General election 2019: Ex-UK diplomat attacks PM's 'Get Brexit done' vow

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Sir Ivan RogersImage source, Reuters

Boris Johnson's push to "get Brexit done" by December 2020 raises the risk of leaving without a deal, the UK's former ambassador to the EU has warned.

Mr Johnson has vowed to take the UK out of the EU on 31 January and strike a permanent trade deal within a year if he wins the election.

But Sir Ivan Rogers - who quit as the UK's senior Brexit diplomat in 2017 - said this was "diplomatic amateurism".

He also said Labour's stance would "get the eye-rolling it deserves" in the EU.

Labour leader Jeremy Corbyn is promising to negotiate a new Brexit deal within three months, based on close alignment with the EU. This would then be put to the public in a legally binding referendum, alongside the option of staying in the EU.

If the Conservatives win the election, the UK could formally leave the EU by 31 January 2020.

However, even if the PM's Brexit deal is approved by MPs, the UK will still enter into a transition period until at least December 2020 during which it would continue to follow all EU rules and regulations, as well as paying money into the EU budget.

In this period, Mr Johnson says he wants to reach an agreement with the EU on a future relationship - including a trade deal.

Under the withdrawal agreement, the transition period could be extended by one or two years, but the government has said it will not ask for such an extension.

'The Ghost of Christmas Yet to Come'

Giving the Policy Scotland lecture at the University of Glasgow, Sir Ivan said politicians have been "thinking purely tactically and short-term" and suggested government ministers may be deliberately lying to the public about the reality facing the country.

He claimed the right-wing Brexiteers in the Tory party are "pretty confident" the trade deal Mr Johnson is publicly advocating will not be accepted by the EU and will lead to their desired no-deal outcome.

Comparing himself to Charles Dickens's "rather forbidding Ghost of Christmas Yet to Come", he said he was "pointing at a future which can still be changed but is highly likely to materialise if the message it brings is not heeded".

Talks breaking down before the end of 2020 - when the future trading relationship is supposed to be settled - "is much likelier than people realise", Sir Ivan said.

"The further 'out' of the European Union we choose to go, and therefore the further we want to go, the longer it will take to negotiate the necessary agreements," he said.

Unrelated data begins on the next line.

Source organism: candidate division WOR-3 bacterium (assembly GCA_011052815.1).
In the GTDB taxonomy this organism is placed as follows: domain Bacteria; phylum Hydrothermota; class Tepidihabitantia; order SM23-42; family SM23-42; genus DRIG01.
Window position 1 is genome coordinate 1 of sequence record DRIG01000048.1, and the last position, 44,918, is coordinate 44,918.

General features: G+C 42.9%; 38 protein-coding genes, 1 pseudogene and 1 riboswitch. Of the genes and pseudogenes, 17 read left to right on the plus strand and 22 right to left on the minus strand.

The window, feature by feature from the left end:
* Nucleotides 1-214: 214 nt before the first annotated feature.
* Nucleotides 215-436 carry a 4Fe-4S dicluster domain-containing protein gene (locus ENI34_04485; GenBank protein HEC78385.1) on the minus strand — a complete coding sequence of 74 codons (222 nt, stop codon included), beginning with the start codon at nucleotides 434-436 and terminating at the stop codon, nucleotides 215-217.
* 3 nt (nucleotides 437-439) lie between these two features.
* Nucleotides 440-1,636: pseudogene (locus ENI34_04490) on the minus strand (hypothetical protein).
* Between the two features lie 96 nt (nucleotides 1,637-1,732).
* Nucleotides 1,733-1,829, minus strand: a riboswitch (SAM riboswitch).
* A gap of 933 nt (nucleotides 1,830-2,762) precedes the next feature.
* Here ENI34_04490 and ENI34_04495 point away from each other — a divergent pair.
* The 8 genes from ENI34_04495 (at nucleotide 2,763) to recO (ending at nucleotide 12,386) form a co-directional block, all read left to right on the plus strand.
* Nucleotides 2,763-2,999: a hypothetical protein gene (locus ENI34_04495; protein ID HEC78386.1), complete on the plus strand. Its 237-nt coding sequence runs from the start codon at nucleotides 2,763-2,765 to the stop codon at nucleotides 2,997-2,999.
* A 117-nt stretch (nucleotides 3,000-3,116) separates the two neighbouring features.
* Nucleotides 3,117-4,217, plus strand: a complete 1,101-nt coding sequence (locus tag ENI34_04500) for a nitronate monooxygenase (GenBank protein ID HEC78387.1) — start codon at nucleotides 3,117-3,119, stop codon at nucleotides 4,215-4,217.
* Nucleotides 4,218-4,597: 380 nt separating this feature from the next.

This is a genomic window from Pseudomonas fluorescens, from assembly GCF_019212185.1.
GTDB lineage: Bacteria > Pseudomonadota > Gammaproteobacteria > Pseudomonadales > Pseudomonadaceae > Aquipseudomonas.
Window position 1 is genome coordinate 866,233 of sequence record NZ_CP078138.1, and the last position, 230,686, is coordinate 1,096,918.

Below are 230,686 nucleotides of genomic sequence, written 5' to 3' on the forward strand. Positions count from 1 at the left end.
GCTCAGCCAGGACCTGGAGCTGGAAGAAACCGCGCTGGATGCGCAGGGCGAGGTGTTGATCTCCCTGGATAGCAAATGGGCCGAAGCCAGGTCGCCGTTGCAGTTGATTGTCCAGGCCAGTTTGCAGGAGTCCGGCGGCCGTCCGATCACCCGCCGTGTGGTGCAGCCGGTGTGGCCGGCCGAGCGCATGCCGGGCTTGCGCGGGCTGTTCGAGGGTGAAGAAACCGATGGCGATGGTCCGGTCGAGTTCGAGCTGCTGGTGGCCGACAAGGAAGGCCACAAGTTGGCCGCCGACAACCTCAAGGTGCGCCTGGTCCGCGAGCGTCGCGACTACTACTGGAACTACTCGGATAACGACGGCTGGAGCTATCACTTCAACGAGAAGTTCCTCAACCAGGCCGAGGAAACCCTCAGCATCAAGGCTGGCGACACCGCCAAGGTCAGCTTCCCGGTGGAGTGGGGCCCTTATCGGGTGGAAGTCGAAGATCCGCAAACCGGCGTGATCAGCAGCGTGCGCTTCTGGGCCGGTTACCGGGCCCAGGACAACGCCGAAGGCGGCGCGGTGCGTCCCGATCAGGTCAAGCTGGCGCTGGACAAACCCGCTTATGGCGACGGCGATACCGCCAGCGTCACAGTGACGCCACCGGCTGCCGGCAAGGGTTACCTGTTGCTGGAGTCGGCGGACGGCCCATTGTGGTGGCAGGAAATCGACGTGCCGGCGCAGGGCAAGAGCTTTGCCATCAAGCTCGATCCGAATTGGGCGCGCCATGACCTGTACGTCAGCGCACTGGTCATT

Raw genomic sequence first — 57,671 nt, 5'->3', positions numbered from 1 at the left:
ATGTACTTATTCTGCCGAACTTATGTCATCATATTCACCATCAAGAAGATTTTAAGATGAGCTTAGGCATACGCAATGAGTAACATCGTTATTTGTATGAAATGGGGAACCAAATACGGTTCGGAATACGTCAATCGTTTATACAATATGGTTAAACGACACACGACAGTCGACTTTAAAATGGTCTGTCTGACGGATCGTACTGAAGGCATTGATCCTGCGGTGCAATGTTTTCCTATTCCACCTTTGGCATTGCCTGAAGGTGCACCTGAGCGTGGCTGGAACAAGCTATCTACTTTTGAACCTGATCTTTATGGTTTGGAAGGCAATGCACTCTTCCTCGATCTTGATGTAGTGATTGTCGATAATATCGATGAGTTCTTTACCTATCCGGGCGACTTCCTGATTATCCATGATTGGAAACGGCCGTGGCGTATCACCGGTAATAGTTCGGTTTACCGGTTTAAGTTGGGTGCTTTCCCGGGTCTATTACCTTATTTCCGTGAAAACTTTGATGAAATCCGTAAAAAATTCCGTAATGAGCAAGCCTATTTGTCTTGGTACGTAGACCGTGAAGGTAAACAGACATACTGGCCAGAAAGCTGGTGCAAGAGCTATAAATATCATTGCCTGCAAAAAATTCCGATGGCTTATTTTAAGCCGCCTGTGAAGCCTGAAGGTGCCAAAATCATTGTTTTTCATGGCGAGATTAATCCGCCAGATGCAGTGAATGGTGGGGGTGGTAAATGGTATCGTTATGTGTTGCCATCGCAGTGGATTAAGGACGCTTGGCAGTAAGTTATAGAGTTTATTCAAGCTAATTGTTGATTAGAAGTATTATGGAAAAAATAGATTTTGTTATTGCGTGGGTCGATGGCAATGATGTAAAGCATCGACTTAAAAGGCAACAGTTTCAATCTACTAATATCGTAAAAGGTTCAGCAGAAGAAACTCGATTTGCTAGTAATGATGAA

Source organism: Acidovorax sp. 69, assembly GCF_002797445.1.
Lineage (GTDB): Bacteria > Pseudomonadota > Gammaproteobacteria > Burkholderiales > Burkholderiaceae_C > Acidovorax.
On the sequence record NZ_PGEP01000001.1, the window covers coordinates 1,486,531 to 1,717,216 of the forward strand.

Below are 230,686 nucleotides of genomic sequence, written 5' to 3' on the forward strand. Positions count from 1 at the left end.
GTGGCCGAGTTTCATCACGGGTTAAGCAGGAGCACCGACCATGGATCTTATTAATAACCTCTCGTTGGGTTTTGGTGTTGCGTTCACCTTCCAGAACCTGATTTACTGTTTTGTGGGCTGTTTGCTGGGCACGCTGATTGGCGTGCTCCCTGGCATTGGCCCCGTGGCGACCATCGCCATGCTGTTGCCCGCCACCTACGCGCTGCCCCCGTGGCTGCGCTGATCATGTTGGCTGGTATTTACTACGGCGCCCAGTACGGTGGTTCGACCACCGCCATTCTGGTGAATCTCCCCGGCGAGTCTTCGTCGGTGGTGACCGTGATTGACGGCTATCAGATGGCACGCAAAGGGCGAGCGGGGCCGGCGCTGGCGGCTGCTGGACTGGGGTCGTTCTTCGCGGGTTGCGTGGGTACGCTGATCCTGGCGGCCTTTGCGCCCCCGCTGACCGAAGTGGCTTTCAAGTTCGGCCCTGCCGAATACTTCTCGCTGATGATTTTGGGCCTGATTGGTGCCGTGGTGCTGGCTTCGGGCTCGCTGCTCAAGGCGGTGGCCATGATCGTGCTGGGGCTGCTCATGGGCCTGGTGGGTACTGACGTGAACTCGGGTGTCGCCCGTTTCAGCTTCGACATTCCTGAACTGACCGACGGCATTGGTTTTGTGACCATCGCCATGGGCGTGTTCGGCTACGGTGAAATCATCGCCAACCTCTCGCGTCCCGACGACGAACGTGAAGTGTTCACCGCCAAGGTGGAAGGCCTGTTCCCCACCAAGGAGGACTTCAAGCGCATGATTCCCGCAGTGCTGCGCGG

By promising to "Get Brexit done", Sir Ivan said government ministers were either getting the "critical point" wrong or choosing to "mislead the British public".

He said the prime minister's claims a Brexit deal could be concluded swiftly were "diplomatic amateurism dressed up domestically as boldness and decisiveness" and were actually strengthening the EU's negotiating position.

Sir Ivan said that while the government's strategy "may indeed work splendidly at home" the EU was preparing to "fully exploit UK desperation to get something over the new line".

"Why not take advantage of yet another prime minister who has unwisely boxed himself in?"

Responding to the criticism, cabinet minister Michael Gove said: "We've heard this scepticism before, it's the sort of default position of many commentators.

"It's pretty clear the sort of agreement that would work in the EU's interests and the UK's interests - it would be a free trade agreement with friendly co-operation," he added.

'Eye-rolling' deserved

In his speech, the former diplomat also attacked Remainers "who think the clock can be put back" saying they were "in denial about where mainstream continental elite opinion is".

On Labour, he said Mr Corbyn's stance on Brexit "frankly deserves the Brussels eye-rolling it duly gets".

"As does the idea that he will not take a public position on which way the public should vote on the defining issue of the day, even after he has negotiated the deal he professes to want."

The Liberal Democrats have vowed to cancel Brexit if elected as a majority government, or otherwise campaign for a referendum with the option of staying in the EU.

The SNP wants Scotland to stay in the EU and the Brexit Party says the UK should leave immediately without an exit deal, but negotiate a free trade agreement with the EU.

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